This is a VERY competitive fellowship: Here is something to keep in mind throughout the entire application process...the NSF GRFP is a crap shoot. Why? Every year there are lots of people who receive their application results and wonder, "Why not me? I thought my application was great! Why did someone will lower scores than me win?" A large portion on being selected to receive the NSF GRFP really depends on who your reviewers are. Since there are so many applicants (2014 - 2015 had over 16,000 and 2015 - 2016 had over 16,500), you have no idea who will be reviewing your applications. In addition, you will be compared to those in the same stack of applications yours is in. Groups of three reviewers look at 40 - 50 applications. You will be constantly compared with those in the stack.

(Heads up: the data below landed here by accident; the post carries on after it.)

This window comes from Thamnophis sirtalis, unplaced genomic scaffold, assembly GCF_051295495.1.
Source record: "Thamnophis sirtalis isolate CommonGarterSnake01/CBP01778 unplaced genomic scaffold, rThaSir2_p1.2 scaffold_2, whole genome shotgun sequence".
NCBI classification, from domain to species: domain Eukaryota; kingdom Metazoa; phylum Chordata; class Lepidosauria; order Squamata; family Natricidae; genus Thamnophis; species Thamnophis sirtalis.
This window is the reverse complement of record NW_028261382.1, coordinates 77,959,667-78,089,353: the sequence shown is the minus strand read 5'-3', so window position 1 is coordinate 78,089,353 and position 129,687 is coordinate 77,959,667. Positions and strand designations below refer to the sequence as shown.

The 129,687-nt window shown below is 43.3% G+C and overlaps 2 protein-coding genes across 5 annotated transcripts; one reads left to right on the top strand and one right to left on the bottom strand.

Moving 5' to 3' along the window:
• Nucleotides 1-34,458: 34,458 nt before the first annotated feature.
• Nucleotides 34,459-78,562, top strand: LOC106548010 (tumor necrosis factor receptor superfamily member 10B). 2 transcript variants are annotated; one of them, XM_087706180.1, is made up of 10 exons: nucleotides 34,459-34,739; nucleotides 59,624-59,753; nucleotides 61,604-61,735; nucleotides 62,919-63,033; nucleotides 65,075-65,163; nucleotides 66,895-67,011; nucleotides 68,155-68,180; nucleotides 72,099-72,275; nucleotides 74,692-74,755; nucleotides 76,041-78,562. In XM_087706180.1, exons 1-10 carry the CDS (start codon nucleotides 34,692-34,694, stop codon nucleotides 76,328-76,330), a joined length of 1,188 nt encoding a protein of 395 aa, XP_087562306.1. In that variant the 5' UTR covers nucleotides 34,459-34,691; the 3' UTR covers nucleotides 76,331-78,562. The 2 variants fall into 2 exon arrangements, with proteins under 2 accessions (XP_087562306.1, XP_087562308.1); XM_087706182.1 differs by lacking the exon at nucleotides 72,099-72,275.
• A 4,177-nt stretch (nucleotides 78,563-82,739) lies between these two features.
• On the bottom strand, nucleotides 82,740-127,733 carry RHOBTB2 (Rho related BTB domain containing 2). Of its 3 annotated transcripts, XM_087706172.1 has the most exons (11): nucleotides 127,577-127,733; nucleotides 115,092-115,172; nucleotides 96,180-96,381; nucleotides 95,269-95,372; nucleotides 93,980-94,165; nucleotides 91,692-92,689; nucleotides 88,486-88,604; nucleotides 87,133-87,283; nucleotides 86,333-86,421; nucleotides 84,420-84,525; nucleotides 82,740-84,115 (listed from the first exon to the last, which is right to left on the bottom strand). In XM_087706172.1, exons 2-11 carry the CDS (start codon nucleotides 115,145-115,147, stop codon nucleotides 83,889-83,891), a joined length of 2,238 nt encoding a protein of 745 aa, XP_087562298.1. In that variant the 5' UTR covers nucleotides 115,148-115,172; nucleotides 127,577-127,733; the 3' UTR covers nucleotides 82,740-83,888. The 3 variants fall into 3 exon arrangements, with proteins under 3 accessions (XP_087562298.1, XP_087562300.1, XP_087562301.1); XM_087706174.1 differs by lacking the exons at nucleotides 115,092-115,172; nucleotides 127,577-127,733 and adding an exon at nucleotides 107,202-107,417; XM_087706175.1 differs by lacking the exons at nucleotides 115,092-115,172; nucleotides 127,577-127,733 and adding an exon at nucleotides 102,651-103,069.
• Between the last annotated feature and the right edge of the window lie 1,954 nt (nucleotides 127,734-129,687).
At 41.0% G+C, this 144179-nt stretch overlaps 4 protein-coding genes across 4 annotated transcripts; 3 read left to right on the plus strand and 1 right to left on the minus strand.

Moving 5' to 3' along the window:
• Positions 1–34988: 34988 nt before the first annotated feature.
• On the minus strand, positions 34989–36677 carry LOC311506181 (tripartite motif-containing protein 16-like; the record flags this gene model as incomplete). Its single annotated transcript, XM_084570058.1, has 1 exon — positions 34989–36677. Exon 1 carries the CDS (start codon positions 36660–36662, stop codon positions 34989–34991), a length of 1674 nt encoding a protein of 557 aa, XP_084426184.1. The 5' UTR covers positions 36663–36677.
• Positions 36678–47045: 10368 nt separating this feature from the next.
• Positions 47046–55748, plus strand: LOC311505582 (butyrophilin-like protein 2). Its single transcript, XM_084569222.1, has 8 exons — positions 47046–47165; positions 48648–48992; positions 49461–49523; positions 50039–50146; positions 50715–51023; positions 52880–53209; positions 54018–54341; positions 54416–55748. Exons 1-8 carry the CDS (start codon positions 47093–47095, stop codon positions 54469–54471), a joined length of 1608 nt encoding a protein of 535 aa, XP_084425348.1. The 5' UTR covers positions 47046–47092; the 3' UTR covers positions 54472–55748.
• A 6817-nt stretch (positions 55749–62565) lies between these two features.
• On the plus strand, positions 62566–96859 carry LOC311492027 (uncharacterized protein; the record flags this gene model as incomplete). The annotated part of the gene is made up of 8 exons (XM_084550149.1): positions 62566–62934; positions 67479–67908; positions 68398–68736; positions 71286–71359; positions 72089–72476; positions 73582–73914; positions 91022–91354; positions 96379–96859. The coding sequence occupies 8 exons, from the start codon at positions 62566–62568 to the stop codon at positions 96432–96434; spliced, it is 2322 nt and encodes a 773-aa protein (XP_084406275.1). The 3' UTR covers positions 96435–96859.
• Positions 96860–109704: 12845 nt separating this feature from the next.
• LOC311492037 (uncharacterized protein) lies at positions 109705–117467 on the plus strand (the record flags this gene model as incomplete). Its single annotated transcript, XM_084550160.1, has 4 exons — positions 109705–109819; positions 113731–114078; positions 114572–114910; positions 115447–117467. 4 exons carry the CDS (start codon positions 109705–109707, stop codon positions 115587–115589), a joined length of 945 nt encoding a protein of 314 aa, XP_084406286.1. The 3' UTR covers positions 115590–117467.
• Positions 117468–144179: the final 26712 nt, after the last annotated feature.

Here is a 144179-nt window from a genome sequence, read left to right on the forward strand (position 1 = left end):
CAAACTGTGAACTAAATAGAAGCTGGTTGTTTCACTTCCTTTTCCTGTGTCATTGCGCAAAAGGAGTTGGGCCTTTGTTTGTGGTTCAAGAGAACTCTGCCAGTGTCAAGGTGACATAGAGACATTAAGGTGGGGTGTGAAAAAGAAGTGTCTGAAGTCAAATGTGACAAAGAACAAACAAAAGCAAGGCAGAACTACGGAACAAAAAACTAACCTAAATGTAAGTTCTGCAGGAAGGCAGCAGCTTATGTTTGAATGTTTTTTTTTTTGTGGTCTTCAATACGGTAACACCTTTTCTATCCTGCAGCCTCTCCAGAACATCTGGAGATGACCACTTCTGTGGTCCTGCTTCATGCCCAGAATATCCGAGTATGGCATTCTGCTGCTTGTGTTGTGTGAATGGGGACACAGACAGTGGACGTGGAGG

People who win are either

  • "golden" - people who would only lose by messing up their application

  • people who can "package" themselves well

This resource page is to help "package" or present yourself well. Those who do present themselves well are positioned for the selection of honorable mention and winner.

If this is such a "crap shoot", why should you apply? Learning to write a fellowship application is a good skill to have. Also, the process helps you figure out what you are going to do in graduate school as well as learning to communicate your research to a general audience.

Why are there no example essays? I will quote parts of winning essays to provide additional information, but not whole essays. This is to protect the privacy of those who have given me their winning essays. Some other sites post example essay and/or your university might have a bank. If you cannot locate an essay within your field, try looking up past winners and emailing them.


Overview


The 2016-2017, 2017-2018, and 2018-2019 GRFP Solicitation. You should read this at least twice to make sure you understand the criteria.